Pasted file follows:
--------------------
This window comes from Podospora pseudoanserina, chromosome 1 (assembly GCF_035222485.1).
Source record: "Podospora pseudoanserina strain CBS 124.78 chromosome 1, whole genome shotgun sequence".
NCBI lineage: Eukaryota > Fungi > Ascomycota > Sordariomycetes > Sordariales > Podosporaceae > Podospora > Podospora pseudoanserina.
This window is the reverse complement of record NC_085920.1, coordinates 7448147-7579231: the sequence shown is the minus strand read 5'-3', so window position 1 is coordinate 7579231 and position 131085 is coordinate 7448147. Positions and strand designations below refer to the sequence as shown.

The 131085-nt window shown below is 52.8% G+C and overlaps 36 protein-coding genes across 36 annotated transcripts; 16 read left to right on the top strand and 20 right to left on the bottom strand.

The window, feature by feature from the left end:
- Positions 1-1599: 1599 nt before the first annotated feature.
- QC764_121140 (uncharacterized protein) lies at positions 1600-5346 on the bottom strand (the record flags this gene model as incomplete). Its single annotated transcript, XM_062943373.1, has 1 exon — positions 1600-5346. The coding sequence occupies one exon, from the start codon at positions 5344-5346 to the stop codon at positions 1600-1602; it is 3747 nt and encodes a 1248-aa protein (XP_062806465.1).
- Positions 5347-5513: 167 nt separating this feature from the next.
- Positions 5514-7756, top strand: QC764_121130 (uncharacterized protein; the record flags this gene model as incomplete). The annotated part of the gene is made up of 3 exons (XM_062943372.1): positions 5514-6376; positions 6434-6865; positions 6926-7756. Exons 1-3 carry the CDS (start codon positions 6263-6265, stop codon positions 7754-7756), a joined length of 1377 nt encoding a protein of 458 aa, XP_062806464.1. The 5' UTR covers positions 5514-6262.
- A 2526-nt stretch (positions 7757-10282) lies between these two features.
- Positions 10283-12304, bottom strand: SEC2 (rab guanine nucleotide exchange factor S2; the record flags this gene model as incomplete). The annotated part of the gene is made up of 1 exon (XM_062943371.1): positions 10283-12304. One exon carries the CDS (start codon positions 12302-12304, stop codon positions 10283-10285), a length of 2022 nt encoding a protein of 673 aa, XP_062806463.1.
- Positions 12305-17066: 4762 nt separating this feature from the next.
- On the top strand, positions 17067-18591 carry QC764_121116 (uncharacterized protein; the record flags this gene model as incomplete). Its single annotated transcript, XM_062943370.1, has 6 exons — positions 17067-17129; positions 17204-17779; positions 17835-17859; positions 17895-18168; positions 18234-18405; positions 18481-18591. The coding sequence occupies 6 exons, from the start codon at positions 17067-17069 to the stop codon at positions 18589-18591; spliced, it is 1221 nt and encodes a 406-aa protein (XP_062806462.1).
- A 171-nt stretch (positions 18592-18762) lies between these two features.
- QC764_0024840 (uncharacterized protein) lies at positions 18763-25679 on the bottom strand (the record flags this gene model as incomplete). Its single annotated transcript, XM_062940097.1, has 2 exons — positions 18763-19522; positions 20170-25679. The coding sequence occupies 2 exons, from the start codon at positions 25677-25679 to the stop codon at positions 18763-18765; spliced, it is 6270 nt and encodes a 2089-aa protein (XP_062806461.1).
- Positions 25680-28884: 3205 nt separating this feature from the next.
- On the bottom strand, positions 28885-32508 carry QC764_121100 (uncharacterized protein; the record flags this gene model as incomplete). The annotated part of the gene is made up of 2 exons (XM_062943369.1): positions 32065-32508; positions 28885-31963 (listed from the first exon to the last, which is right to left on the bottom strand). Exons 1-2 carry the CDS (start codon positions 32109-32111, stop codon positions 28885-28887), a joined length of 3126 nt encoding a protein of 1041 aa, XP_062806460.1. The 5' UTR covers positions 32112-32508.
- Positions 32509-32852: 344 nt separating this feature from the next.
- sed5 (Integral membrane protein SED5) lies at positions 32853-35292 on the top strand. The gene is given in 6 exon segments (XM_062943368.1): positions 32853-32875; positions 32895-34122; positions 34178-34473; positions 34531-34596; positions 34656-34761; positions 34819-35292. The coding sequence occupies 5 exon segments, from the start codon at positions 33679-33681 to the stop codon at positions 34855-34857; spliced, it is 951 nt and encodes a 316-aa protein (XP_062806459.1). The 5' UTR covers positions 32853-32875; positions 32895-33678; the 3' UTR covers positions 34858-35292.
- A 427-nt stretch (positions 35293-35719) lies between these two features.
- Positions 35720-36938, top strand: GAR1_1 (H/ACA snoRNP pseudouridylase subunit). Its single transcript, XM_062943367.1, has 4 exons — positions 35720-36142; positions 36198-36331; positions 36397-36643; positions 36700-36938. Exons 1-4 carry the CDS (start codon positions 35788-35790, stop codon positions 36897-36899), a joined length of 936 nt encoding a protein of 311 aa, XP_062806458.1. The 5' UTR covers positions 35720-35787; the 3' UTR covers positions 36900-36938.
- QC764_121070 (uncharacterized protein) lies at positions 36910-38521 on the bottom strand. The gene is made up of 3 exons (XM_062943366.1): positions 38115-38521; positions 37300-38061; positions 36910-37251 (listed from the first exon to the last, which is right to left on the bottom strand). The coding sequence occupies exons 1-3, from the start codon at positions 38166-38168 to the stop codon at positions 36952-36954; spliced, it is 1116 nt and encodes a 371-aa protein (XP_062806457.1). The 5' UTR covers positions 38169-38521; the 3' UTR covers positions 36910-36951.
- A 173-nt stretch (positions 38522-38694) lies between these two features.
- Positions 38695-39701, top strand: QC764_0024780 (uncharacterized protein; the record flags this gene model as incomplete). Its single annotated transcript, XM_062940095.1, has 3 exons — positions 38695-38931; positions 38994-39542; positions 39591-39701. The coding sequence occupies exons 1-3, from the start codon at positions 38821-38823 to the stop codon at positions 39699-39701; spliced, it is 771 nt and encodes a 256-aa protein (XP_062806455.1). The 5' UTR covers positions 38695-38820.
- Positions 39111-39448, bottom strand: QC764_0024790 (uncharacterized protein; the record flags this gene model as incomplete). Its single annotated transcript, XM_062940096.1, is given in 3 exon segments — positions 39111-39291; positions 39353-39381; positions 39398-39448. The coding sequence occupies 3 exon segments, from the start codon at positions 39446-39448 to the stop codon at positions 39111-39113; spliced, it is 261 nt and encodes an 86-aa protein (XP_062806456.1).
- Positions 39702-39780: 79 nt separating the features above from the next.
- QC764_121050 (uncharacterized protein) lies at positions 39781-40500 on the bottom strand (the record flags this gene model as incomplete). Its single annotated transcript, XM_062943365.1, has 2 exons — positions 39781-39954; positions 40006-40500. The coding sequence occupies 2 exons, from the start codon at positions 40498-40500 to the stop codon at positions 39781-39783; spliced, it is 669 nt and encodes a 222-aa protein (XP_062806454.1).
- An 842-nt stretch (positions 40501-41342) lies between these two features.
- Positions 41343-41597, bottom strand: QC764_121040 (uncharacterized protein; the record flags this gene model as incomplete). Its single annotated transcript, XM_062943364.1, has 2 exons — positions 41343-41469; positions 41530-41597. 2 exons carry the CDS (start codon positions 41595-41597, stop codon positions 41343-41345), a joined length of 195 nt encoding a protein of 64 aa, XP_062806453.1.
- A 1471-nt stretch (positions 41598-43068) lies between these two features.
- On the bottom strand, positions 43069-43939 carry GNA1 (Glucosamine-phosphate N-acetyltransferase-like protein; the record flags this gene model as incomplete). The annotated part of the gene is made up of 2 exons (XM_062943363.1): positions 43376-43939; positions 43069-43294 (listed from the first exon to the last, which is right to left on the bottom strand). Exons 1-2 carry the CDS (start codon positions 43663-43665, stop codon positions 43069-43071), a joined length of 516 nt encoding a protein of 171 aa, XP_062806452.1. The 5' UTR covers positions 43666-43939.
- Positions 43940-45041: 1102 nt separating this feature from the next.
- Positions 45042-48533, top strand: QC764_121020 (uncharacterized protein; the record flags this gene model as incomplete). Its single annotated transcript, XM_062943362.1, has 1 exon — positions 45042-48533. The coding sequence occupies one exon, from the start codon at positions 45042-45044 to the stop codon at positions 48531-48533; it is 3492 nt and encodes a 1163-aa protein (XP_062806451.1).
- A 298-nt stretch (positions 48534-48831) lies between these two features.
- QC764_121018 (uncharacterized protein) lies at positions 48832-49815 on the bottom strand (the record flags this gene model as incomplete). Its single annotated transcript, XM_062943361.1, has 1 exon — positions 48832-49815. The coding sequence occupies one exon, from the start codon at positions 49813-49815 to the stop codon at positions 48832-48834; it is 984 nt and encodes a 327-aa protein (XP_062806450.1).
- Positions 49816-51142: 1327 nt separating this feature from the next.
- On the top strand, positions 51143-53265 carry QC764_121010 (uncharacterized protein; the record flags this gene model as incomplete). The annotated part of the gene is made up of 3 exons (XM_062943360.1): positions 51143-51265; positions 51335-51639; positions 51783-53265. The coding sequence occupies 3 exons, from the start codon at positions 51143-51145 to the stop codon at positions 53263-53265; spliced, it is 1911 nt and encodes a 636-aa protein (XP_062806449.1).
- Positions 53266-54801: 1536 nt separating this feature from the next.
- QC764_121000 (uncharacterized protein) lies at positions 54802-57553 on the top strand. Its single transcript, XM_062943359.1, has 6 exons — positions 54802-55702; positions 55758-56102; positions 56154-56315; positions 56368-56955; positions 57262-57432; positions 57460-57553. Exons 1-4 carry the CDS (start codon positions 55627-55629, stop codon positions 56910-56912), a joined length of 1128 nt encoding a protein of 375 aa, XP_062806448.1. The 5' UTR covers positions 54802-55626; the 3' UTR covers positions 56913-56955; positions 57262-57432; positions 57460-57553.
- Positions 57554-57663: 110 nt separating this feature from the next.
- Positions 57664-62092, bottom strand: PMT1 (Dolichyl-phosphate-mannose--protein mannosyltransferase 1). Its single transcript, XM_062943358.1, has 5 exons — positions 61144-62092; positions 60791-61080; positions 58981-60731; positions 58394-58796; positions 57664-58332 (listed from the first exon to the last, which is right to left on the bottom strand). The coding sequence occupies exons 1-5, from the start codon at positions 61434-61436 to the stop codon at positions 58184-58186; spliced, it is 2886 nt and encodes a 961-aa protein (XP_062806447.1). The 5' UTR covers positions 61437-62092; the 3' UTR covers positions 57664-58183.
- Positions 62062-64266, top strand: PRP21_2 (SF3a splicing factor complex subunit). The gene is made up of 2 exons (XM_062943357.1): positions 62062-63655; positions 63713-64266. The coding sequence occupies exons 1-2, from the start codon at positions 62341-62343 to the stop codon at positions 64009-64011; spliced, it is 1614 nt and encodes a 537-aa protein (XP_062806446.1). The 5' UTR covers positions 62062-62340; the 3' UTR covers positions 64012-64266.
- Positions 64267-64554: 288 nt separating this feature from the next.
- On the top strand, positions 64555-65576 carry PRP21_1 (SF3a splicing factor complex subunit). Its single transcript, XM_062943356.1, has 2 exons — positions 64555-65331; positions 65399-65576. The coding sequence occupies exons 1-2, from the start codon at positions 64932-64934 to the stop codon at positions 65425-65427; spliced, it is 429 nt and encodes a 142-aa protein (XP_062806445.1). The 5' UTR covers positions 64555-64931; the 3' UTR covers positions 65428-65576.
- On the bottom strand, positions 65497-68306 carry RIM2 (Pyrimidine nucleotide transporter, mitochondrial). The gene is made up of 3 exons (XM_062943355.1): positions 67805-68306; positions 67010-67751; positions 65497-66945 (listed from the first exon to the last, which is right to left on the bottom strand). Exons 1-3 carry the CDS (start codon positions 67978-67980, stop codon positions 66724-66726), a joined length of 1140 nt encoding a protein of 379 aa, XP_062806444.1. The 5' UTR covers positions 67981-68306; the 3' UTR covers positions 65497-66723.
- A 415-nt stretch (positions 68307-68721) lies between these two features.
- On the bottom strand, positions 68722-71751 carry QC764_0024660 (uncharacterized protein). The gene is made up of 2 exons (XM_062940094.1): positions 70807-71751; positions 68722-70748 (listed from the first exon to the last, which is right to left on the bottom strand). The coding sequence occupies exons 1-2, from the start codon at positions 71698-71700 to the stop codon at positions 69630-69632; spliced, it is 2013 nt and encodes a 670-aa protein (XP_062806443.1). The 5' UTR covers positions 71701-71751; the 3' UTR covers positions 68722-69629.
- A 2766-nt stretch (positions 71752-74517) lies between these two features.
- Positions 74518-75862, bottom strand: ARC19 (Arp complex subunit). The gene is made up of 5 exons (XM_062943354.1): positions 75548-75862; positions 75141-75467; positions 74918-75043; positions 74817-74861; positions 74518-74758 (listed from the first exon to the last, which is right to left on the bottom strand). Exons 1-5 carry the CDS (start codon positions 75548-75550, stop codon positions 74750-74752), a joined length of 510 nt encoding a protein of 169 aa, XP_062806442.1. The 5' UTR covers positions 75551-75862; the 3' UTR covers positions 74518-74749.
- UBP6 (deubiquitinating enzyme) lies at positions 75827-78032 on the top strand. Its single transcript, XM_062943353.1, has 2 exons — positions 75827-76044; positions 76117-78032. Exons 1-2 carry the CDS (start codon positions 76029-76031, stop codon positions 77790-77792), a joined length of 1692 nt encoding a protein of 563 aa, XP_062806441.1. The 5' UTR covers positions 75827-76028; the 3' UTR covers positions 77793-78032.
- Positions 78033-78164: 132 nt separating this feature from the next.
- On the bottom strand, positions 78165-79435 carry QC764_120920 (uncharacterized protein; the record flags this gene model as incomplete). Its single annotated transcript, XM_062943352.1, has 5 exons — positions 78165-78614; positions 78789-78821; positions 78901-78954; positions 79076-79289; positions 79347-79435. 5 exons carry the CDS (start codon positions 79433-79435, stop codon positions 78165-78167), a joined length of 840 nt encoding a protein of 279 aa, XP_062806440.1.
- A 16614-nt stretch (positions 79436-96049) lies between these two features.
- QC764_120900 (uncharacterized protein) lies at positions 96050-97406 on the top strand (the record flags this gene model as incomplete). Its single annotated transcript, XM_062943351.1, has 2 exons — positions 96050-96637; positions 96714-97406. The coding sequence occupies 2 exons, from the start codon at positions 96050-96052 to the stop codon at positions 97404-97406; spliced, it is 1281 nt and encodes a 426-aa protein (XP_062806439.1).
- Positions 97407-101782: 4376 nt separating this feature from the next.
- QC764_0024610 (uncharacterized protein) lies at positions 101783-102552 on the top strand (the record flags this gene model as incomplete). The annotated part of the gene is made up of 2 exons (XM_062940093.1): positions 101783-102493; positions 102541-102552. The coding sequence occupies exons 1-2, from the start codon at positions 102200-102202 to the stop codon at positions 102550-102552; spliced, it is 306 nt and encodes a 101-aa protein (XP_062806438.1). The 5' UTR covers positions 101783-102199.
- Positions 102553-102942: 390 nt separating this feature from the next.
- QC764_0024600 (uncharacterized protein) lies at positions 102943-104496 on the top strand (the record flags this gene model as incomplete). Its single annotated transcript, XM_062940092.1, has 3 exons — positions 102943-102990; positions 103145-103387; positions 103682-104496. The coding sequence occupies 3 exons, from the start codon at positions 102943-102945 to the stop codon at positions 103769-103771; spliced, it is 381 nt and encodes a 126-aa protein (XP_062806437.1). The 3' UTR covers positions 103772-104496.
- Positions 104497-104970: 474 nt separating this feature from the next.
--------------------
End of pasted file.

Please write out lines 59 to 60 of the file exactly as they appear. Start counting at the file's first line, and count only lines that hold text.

- QC764_0024600 (uncharacterized protein) lies at positions 102943-104496 on the top strand (the record flags this gene model as incomplete). Its single annotated transcript, XM_062940092.1, has 3 exons — positions 102943-102990; positions 103145-103387; positions 103682-104496. The coding sequence occupies 3 exons, from the start codon at positions 102943-102945 to the stop codon at positions 103769-103771; spliced, it is 381 nt and encodes a 126-aa protein (XP_062806437.1). The 3' UTR covers positions 103772-104496.
- Positions 104497-104970: 474 nt separating this feature from the next.